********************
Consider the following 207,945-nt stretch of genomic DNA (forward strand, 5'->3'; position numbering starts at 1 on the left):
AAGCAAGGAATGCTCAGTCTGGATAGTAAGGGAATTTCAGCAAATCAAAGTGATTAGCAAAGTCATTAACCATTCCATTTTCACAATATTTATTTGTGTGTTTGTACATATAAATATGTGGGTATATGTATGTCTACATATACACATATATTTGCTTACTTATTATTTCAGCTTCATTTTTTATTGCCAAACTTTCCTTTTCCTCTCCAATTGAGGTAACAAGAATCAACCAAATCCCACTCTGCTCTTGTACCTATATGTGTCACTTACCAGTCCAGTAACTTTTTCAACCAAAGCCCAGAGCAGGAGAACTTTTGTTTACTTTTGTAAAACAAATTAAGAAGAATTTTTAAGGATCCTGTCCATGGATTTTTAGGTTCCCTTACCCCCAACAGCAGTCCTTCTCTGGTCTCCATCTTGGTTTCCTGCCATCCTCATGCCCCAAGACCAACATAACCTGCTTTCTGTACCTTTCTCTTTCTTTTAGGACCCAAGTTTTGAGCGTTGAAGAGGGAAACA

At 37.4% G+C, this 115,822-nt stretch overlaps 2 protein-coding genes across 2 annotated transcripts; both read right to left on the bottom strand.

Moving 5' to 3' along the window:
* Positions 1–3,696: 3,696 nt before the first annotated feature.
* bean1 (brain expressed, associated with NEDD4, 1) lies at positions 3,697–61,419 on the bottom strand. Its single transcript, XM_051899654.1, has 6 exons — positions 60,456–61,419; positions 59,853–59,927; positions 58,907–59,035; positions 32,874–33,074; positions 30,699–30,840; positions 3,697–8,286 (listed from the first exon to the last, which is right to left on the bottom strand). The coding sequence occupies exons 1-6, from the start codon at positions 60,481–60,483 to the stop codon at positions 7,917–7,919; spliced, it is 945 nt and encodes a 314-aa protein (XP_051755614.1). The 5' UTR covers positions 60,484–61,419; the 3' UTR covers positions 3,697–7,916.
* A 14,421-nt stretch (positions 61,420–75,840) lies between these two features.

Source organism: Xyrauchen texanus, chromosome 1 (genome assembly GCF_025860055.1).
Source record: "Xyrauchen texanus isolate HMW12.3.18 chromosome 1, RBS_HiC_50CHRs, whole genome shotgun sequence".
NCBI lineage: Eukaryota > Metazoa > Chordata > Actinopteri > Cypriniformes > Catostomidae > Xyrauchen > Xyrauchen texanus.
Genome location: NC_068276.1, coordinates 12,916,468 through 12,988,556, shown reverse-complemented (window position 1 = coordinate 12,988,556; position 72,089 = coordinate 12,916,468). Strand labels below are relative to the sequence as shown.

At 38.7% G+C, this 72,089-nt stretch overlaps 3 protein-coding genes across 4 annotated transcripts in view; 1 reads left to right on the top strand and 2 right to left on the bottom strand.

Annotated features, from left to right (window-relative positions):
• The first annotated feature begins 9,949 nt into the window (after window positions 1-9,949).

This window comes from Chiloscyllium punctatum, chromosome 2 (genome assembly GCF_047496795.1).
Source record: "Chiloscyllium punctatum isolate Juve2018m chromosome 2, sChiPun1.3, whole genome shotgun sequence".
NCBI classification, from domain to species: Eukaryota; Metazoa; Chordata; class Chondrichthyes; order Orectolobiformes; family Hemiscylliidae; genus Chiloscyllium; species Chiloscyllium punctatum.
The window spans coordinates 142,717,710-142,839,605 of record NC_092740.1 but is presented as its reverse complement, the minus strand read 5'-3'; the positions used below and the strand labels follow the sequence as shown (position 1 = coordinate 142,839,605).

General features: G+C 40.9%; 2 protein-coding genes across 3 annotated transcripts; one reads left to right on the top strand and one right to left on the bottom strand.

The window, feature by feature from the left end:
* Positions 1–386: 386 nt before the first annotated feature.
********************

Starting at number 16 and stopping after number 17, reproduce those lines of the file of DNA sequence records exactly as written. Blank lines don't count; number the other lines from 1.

Source record: "Chiloscyllium punctatum isolate Juve2018m chromosome 2, sChiPun1.3, whole genome shotgun sequence".
NCBI classification, from domain to species: Eukaryota; Metazoa; Chordata; class Chondrichthyes; order Orectolobiformes; family Hemiscylliidae; genus Chiloscyllium; species Chiloscyllium punctatum.